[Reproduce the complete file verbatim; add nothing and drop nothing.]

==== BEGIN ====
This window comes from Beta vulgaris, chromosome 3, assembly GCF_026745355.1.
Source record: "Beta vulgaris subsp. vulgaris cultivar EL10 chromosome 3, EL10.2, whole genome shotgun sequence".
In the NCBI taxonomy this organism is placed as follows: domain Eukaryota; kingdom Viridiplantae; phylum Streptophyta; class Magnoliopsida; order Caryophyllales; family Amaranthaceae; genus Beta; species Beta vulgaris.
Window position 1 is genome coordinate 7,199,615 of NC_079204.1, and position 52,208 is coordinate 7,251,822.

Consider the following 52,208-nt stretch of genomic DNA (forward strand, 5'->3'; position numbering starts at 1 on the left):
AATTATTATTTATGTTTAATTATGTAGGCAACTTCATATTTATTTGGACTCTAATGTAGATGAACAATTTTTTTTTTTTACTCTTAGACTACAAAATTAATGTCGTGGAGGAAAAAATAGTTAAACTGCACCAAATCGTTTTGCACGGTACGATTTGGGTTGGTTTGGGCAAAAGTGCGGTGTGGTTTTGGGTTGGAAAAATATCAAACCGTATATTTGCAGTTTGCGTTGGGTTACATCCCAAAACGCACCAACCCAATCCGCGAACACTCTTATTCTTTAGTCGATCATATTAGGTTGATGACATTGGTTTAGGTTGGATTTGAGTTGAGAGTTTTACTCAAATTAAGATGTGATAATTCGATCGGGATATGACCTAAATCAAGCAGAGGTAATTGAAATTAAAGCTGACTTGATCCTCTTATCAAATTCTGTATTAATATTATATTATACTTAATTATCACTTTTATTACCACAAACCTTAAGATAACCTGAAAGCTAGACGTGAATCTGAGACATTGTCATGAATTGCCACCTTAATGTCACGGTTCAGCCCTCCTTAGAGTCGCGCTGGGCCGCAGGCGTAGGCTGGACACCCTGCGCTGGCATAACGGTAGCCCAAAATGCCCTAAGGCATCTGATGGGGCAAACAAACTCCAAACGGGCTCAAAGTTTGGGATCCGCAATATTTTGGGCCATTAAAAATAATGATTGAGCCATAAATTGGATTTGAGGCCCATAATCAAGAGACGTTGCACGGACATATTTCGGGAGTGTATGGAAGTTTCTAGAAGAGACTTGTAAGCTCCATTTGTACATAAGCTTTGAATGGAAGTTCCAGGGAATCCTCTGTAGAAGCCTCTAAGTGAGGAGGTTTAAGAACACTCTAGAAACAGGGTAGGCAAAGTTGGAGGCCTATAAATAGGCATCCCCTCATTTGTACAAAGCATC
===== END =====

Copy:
This window comes from Beta vulgaris, chromosome 3, assembly GCF_026745355.1.
Source record: "Beta vulgaris subsp. vulgaris cultivar EL10 chromosome 3, EL10.2, whole genome shotgun sequence".
In the NCBI taxonomy this organism is placed as follows: domain Eukaryota; kingdom Viridiplantae; phylum Streptophyta; class Magnoliopsida; order Caryophyllales; family Amaranthaceae; genus Beta; species Beta vulgaris.
Window position 1 is genome coordinate 7,199,615 of NC_079204.1, and position 52,208 is coordinate 7,251,822.

Consider the following 52,208-nt stretch of genomic DNA (forward strand, 5'->3'; position numbering starts at 1 on the left):
AATTATTATTTATGTTTAATTATGTAGGCAACTTCATATTTATTTGGACTCTAATGTAGATGAACAATTTTTTTTTTTTACTCTTAGACTACAAAATTAATGTCGTGGAGGAAAAAATAGTTAAACTGCACCAAATCGTTTTGCACGGTACGATTTGGGTTGGTTTGGGCAAAAGTGCGGTGTGGTTTTGGGTTGGAAAAATATCAAACCGTATATTTGCAGTTTGCGTTGGGTTACATCCCAAAACGCACCAACCCAATCCGCGAACACTCTTATTCTTTAGTCGATCATATTAGGTTGATGACATTGGTTTAGGTTGGATTTGAGTTGAGAGTTTTACTCAAATTAAGATGTGATAATTCGATCGGGATATGACCTAAATCAAGCAGAGGTAATTGAAATTAAAGCTGACTTGATCCTCTTATCAAATTCTGTATTAATATTATATTATACTTAATTATCACTTTTATTACCACAAACCTTAAGATAACCTGAAAGCTAGACGTGAATCTGAGACATTGTCATGAATTGCCACCTTAATGTCACGGTTCAGCCCTCCTTAGAGTCGCGCTGGGCCGCAGGCGTAGGCTGGACACCCTGCGCTGGCATAACGGTAGCCCAAAATGCCCTAAGGCATCTGATGGGGCAAACAAACTCCAAACGGGCTCAAAGTTTGGGATCCGCAATATTTTGGGCCATTAAAAATAATGATTGAGCCATAAATTGGATTTGAGGCCCATAATCAAGAGACGTTGCACGGACATATTTCGGGAGTGTATGGAAGTTTCTAGAAGAGACTTGTAAGCTCCATTTGTACATAAGCTTTGAATGGAAGTTCCAGGGAATCCTCTGTAGAAGCCTCTAAGTGAGGAGGTTTAAGAACACTCTAGAAACAGGGTAGGCAAAGTTGGAGGCCTATAAATAGGCATCCCCTCATTTGTACAAAGCATC